A child raised in a healthy environment will be taught to ask an adult for help — and then will typically experience assistance. Instead of feeling sad or anxious about a problem, children with healthy caregivers will learn that they can reach out for comfort and receive comfort when experiencing a problem. This is only one example of how a child learns skills to cope with challenging emotions.

In contrast, children raised by parents who are struggling with PTSD or C-PTSD often do not have the opportunity to learn emotion regulation skills. A traumatized parent who is unable to control their own emotions is unlikely to have the ability to help their child. In some cases, the traumatized parent may escalate the child’s distress with angry or fearful reactions to the child’s problems. In these cases, the child does not have the opportunity to learn valuable emotion regulation skills while growing up.

What is emotion dysregulation associated with?

Emotion dysregulation is associated with many psychiatric disorders such as major depression, PTSD and C-PTSD, Borderline Personality Disorder, and substance abuse.

It is common for those suffering with emotion dysregulation to experience difficulty with interpersonal relationships. Extreme emotional reactions and difficulty resolving conflicts, adds stress on personal and professional relationships.

Many individuals suffering from emotion dysregulation may turn to alcohol or drugs to find relief from upset and stress. These behaviors add additional challenges to career and family relationships as well as take a toll on physical health.

Emotion regulation is essential for healthy functioning (Grecucci, Theuninck, Frederickson, & Job, 2015). If you experience emotion dysregulation, you should consider seeking qualified help.

What treatments are available?

Building a strong and supportive therapeutic relationship is helpful for those struggling with emotion dysregulation.

There are cognitive and behavioral interventions that have been shown to be effective in building emotion regulation skills. Cognitive-behavioral techniques focus on using conscious thought and behavior to regulate emotions (Grecucci et al., 2015). In therapy, opportunity is provided to learn the skills needed to regulate your emotions and start you on the path to healing.



Grecucci, A., Theuninck, A., Frederickson, J., & Job, R. (2015). Mechanisms of social emotion regulation: From neuroscience to psychotherapy. Emotion regulation: Processes, cognitive effects and social consequences, 57-84.

Kellermann, N. (2001). transmission of Holocaust trauma. Psychiatry, 64(3), 256-267.

Kirmayer, L.J., Tait, C.L., & Simpson, C. (2009). The mental health of Aboriginal peoples in Canada: Transformation of identity and community. In L.J. Kirmayer & G.G. Valaskakis (Eds.), Healing traditions: The mental health of Aboriginal peoples in Canada (pp. 3-35). Vancouver, BC: UBC Press.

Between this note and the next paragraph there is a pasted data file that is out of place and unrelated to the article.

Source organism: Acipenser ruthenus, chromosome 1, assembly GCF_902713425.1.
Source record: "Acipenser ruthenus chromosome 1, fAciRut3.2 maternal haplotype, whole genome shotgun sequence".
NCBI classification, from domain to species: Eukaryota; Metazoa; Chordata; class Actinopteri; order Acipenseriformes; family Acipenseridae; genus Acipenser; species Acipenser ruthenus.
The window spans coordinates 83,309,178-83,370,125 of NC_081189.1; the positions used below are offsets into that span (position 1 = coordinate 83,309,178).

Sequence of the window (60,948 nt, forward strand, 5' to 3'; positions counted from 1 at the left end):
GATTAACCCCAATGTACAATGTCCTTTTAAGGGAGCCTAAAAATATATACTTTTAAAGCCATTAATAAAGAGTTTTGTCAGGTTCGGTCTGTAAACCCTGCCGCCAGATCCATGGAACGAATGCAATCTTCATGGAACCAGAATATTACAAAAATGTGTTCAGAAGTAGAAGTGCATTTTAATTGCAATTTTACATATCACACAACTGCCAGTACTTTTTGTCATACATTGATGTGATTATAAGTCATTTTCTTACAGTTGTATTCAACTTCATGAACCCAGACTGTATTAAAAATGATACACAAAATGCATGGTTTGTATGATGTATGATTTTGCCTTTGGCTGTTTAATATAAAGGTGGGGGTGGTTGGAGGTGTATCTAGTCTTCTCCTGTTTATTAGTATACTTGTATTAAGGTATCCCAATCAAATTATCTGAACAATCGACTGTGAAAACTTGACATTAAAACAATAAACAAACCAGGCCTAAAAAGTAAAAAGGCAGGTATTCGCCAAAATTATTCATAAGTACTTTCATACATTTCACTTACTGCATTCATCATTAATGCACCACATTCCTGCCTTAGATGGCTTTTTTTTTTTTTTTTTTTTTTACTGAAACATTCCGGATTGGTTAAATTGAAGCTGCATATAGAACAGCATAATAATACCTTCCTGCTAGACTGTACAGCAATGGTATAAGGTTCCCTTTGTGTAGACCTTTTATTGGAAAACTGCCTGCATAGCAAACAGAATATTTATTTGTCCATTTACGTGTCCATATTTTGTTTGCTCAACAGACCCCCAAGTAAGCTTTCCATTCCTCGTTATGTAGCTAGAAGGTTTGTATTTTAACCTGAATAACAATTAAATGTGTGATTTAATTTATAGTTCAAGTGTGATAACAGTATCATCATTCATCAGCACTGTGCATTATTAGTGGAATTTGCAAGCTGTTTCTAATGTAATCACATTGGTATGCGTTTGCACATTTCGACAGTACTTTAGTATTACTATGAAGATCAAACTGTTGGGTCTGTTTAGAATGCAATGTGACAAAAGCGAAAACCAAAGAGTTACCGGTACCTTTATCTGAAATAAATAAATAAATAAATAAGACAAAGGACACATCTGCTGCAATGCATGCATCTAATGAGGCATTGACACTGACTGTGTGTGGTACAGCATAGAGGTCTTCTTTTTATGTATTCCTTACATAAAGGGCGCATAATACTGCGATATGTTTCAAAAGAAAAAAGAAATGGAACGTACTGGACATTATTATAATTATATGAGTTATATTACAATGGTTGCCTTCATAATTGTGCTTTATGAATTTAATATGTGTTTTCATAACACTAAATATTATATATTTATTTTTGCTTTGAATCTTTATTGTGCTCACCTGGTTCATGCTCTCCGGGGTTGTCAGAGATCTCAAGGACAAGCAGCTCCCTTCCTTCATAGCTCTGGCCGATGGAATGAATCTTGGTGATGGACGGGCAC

van Dijke, A., Ford, J. D., van Son, M., Frank, L., & van der Hart, O. (2013). Association of childhood-trauma-by-primary caregiver and affect dysregulation with borderline personality disorder symptoms in adulthood. Psychological Trauma: Theory, Research, Practice, and Policy, 5(3), 217.

Unimaginative: "Closing my eyes, I see nothingness"

  • Helen Thomson
  • BBC Future

Image copyright Thinkstock

Image caption

When you can't visualize, you can't even build castles in the air

Imagine what it's like to realize that you've never been able to visualize anything in your entire life whatever it was. The BBC Future columnist spoke to a 42-year-old man whose inner world is completely devoid of visible images.

Close your eyes and imagine the face of your loved one - what color are his eyes, how does his hair feel, what does his skin look like... Did it work? But Philip never did.

42-year-old Philip, a photographer from Toronto, Canada, is happily married but cannot see his wife's face with his inner eye because his inner eye is blind.

When he thinks of someone's face, it appears to him as an entity, as a speculative concept, but not as a mental image.

This feature, which has been called "aphantasia", has been described more recently and has prompted scientists to rethink their views on the phenomenon that we so often take for granted - our imagination.

  • Our brain is capable of incredible things, but consciousness interferes with it. , which can help strengthen memory, increase empathy, and even develop new ways to treat addictions and anxiety.

    Aphantasia was first diagnosed in 1880, but recently the phenomenon has received increased attention from scientists thanks to a 2015 study by Adam Zeman and colleagues at the University of Exeter (UK).

    British scientists studied the testimonies of more than two dozen people who claim to be unable to mentally reproduce images.